The Wawel Cathedral, named after King Władysław I, is a 12th-century Gothic church in the heart of old Warsaw. Built on the site of a 7th century church, the Wawel Cathedral was constructed between the years 1132 and 1216. Today it is a protected monument and it is the heart of the Wawel Royal Castle, founded in 1255. There is a rich collection of art, including a famous triptych by Jan Van Eyck, and baroque carvings.
The National Museum in Warsaw houses all sorts of valuable artistic and cultural objects, as well as more than 2.5 million objects from Polish art, history, and culture. Built in the late 19th century, it was constructed on the foundations of a previous building that was destroyed in the 18th century during the first partition of Poland, the one that created the territory of modern-day Russia. The first floor holds collections of art and antiques from Poland's early years, including those from pre-Christian times. Other collections cover the Vistula and Oder Rivers and a variety of domestic arts and decorative arts, from the mid-18th to the early 20th centuries.
Church of St. Anne
The name of the Church of St. Anne may not seem so familiar, but the contents of the various underground chambers will get your attention. Beginning in the 13th century, Polish kings ordered the construction of secret hiding places for Polish resistance fighters who aided the Lithuanians in their struggle against the Teutonic Knights, who controlled the region. Although the walls of the labyrinth of narrow passageways are not very high and the openings are not large, the atmosphere is charged with a strong sense of adventure. The nave of the church was built at the same time as the underground passages and was constructed to serve as a sepulcher for the Polish monarchs. It was only in 1958, after several centuries of construction, that the basement of the church became a public shrine. The lower-level crypt is packed with a large collection of armor and weapons of the knights. The Church of St. Anne is located on the walls of the city between the Royal Castle and the Main Square. In addition to its historical significance, the church offers a dramatic view of the skyline of Warsaw.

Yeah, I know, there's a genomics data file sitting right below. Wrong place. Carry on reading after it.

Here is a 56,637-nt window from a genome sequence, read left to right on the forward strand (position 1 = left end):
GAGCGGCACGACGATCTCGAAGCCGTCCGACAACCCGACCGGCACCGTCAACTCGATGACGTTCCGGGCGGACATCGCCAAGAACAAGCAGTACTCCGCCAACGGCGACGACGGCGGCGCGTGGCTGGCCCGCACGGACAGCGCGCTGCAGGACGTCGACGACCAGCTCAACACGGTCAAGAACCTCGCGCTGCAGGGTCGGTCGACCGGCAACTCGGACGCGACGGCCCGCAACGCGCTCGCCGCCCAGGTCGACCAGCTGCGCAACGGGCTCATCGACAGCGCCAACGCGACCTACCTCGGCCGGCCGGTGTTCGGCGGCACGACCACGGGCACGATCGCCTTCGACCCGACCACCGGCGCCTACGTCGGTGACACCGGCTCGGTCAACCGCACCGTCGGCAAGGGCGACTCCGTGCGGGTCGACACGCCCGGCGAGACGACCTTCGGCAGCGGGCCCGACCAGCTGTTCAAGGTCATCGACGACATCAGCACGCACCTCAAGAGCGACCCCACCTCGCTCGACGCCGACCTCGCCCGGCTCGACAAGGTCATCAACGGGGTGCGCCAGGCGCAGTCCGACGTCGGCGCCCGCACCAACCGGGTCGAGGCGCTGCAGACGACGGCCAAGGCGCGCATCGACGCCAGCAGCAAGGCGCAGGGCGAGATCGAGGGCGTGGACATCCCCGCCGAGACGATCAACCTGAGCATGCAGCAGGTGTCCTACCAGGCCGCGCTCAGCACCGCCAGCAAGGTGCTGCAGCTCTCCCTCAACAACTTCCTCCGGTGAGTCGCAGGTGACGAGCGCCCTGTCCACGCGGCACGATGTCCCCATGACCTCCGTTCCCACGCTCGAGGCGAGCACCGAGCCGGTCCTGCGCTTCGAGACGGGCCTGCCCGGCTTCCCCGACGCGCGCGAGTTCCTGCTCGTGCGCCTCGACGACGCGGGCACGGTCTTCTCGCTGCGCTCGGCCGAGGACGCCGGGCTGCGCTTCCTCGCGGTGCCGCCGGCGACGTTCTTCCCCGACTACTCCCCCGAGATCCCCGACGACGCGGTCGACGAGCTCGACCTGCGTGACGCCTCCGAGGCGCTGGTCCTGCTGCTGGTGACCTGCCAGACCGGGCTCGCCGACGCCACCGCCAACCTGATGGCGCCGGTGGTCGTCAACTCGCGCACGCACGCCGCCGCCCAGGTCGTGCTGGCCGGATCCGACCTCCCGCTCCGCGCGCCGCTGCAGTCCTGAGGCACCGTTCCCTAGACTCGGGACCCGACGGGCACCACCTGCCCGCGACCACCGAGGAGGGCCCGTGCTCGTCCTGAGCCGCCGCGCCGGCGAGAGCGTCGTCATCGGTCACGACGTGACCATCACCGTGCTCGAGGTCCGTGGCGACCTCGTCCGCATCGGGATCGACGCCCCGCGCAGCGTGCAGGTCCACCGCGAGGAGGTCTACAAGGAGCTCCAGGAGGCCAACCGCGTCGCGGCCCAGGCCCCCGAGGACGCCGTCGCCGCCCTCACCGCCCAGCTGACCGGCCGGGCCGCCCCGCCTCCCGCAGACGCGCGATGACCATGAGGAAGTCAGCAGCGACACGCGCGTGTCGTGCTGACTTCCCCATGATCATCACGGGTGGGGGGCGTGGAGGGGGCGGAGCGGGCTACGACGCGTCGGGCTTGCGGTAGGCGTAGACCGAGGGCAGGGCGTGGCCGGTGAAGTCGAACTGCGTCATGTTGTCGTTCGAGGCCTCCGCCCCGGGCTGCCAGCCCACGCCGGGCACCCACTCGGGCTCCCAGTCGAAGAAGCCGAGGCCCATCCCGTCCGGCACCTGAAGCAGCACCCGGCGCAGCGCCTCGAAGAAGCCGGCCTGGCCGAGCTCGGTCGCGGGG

Located on the north bank of the Vistula River on the site of the former Royal Castle, Warsaw's Kazimierz Palace was built between 1815 and 1837, in the classicized style popular in Russia at the time, as the residence of Polish King Constantine and Princess Maria. These are believed to be its origins, as the king and the princess are remembered in the name of the palace. The interior of the palace is beautifully decorated, with elaborate frescoes in the halls and stucco inlays in the walls. For a lovely view of the palace and the river, visit the Bronze Gate, the only entrance to the Royal Castle's grounds. Inside, there are many treasures, including the king's collection of antique porcelain. It is on display at the Ethnographical Museum of the Palace. The building is now open to the public as a museum, filled with historic rooms, orvisits, and exhibitions. Among its highlights are a beautifully-restored kitchen and a collection of antique cooking equipment. Warsaw's most interesting attraction, the Royal Castle is also home to the Royal Castle Choral Society, whose concerts are performed throughout the year in the palace's grand salon.
Created from a portion of the former Kazimierz estate, the Kazimierz Museum now houses the permanent collection of the Department of Ancient Polish History and Archaeology and a variety of temporary exhibitions, all with an international focus. One of the oldest museums in Warsaw, it opened in 1893 and is widely regarded as a masterpiece of architectural design. Its colonial style is constructed of beech wood and is inspired by British architecture, particularly English Regency design. The museum's permanent collection contains a number of very important items including Polish and European art, but most notably a 5th century collection of antiquities, including religious icons from the Uraltasimov School.